A: The main problem is finding land for the relocation of people. However if a genuine effort is made this could be overcome. I feel we should think of settling people at the distance of 500-1000m, though this may be difficult due to land shortage in the coastal area. But some effort has to be made. There may be practical difficulties when people settle down away from the coast. Coastal development public awareness and education programs with community participation will have to be executed for proper implementation. This is where CCD can play a leading role, since they have enough experience in this aspect of public awareness programs. I hope the authorities will look into this. Even the relocation of some sections of damaged railway lines and roads could be taken note of and if the people are aware of these advantages they might not object to land acquisition. We should take this opportunity as a blessing in disguise and we must make as much benefit as possible. "

| Permanent Link

Reconstructing with sense and sensibility

Reconstructing with sense and sensibility by Lakmal Welabada: "'The tsunami spelt devastation for the coastal population, many lost their lives, and most their homes and everything else they owned. In a growing tide of compassion, the world rose together as one, to provide immediate relief to the victims, donating food, medicine, clothing and even counselling. Constructing a ‘Slipform’ wall. pix by Kavindra Perera The tsunami rendered nearly 400,000 people destitut forcing them to seek refuge in temporary camps set up mainly in schools, temples and churches. Around 100,000 are staying with relatives and friends. What is the future of these people? Many are still not in a proper mental condition to think of a permanent place to live, as they are still in shock over the loss of loved ones. But these people need to be re-settled in permanent homes that they can call their own, if their lives are to regain any sense of normalcy. But how does one go about re-building? What are the low cost housing options that are available in Sri Lanka at the moment?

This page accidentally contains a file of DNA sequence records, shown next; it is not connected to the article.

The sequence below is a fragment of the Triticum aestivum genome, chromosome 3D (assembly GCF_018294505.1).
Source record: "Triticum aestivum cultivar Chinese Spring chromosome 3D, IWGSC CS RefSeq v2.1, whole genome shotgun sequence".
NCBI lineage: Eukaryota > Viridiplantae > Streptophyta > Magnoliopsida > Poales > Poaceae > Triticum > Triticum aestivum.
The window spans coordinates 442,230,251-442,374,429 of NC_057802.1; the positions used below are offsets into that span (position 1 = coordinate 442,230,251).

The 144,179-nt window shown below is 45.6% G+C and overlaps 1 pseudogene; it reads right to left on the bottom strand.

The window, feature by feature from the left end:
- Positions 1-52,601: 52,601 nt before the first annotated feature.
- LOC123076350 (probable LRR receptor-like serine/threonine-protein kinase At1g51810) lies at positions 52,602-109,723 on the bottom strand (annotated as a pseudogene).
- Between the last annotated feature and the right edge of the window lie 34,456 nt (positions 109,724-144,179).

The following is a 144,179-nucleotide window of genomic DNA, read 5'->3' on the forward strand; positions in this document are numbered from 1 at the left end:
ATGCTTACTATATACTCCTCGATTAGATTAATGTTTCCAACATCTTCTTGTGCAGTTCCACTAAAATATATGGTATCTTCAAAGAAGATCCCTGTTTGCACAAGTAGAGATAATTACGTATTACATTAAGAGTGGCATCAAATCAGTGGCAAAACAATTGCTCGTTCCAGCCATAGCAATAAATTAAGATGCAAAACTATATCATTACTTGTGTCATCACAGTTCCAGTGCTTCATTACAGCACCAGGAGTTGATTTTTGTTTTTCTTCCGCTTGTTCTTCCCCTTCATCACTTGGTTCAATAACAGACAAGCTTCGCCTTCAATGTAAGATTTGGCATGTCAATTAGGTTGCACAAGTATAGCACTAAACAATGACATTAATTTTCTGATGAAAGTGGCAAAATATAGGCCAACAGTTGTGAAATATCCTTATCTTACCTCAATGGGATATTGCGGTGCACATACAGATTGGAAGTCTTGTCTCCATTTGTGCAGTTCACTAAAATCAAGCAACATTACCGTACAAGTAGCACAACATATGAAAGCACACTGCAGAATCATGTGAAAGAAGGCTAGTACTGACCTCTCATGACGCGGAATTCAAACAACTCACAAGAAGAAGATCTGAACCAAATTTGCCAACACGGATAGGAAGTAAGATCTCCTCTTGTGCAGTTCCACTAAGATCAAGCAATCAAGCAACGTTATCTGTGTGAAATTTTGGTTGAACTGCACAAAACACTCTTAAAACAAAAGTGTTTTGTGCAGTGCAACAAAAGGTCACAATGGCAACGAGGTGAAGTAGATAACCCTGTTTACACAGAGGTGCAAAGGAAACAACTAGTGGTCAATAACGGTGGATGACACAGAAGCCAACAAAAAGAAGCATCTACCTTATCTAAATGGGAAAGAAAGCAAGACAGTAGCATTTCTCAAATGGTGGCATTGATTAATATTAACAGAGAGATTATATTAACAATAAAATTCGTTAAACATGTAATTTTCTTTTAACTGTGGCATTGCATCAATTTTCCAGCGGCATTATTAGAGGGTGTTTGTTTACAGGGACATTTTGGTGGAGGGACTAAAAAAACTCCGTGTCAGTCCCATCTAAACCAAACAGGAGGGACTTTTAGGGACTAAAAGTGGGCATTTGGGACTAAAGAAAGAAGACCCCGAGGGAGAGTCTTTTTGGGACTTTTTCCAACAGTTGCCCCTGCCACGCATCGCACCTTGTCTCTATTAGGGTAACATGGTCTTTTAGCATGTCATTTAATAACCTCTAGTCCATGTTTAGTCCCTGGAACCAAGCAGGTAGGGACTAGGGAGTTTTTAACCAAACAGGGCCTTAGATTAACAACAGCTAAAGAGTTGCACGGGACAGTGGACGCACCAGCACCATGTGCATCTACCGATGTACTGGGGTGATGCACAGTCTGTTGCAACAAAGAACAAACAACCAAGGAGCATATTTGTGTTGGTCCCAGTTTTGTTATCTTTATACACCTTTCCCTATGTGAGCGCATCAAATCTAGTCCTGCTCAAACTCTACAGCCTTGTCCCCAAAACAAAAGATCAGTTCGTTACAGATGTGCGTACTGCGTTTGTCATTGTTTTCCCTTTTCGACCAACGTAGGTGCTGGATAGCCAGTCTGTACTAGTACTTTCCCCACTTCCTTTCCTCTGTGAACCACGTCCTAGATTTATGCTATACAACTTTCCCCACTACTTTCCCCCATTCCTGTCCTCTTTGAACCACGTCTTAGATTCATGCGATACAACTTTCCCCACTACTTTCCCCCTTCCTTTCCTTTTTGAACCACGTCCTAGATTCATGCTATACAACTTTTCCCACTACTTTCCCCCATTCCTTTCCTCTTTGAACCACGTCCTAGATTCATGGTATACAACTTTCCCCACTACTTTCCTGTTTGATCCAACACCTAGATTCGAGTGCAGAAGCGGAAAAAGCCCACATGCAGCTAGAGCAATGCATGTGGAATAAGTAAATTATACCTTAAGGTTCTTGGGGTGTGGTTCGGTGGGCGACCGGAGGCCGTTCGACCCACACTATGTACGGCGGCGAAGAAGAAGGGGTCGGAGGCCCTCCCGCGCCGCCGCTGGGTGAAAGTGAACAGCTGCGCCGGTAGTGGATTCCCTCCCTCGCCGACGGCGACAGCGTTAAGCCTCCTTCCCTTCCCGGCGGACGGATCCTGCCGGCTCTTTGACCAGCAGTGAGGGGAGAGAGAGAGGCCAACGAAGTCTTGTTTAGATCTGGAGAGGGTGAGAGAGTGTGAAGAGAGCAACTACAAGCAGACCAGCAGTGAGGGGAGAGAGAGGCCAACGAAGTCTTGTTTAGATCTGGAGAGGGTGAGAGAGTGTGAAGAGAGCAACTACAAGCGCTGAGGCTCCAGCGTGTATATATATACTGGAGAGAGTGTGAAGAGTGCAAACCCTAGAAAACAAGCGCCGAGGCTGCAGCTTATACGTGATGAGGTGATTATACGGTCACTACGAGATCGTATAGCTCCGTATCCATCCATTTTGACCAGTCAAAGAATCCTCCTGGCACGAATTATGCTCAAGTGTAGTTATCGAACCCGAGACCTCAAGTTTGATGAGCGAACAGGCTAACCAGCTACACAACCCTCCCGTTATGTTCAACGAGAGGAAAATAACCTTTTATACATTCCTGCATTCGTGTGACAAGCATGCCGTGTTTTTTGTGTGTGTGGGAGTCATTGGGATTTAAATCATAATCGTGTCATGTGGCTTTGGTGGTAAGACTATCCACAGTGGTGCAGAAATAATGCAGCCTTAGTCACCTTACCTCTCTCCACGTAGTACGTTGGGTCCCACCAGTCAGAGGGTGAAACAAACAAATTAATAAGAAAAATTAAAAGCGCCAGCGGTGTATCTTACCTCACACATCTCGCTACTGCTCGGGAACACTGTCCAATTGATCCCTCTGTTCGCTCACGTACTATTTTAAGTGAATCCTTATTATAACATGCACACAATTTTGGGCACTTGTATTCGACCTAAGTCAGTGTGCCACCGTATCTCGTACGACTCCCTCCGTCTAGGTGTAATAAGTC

The National Engineering Research and Development (NERD) Centre attached to the State Engineering Corporation under the Ministry of Science and Technology, has come forward with several short and long term solutions, using innovative and cost effective construction technology. This method was introduced by Vidya Jothi Dr. A. N. S. Kulasinghe, an eminent engineer and researcher, and it has been developed and perfected by NERD over the past several by local engineers. The Nerd centre has already installed 25 temporary huts using a basic part of their new technology for tsunami destitutes in refugee camps in Wadduwa, Nindana and Boossa. "We did so under the guidance of the Minister of Science and Technology, Prof. Tissa Vitarana. We hope to put up more such huts in other affected areas as well," says Kumar Perera, Head/Department of Techno Marketing, NERD. The attractive feature of this hut is that it can be put up within 45 minutes using minimum materials such as few roofing sheets, galvanised tubes, bolts and pegs and polythene fibre to cover the sides. NERD points out that their second design which is for semi-permanent shelter is by using cement-sand block bricks and asbestos as roofing sheets. Toilets and multiple units can also be built using this method, which the displaced families could occupy separately in a transit camp. As the third step, NERD has introduced a more advanced plan with better infrastructure to re-build permanent settlements or permanent houses for tsunami destitutes. According to M.W. Leelaratna, General Manager NERD, the use of pre-cast and pre-stretched building components is the prominent feature of this technology. Columns, beams, door frames, window frames and many other components are pre-made out of concrete. The iron bars used to strengthen these components are pre-cast and stretched to the maximum length. Hence, iron that is used in this method becomes many times economical than in the traditional method. This also helps to minimise the cost of the foundation of the building, as a strong foundation has to be laid only to erect columns. Strong beams are then placed in between the columns. A 'slipform wall' that is made of granite dust, coir(to get the fibre effect), water and cement is put up with the help of a special shattering mould. These shattering moulds are 8, 10 or 12 feet long (which is of the length of a normal wall of a room) and about 3 feet in height. The construction time of this method is much faster than the traditional methods. Concrete bars are used for roofing. If the building is double or multi-storeyed, a chicken mesh (2x2) is spread on the beams placed across on the walls at a distance of 2 feet in between, and 2-inch concrete is laid on the mesh. A wooden or metal shattering supports the concrete until it gets compacted. "Since window frames, door frames and roofing bars are made of concrete, this method saves on timber and sand," explains Leelaratna. Once these frames are given a coat of paint, none can detect that they are made of concrete.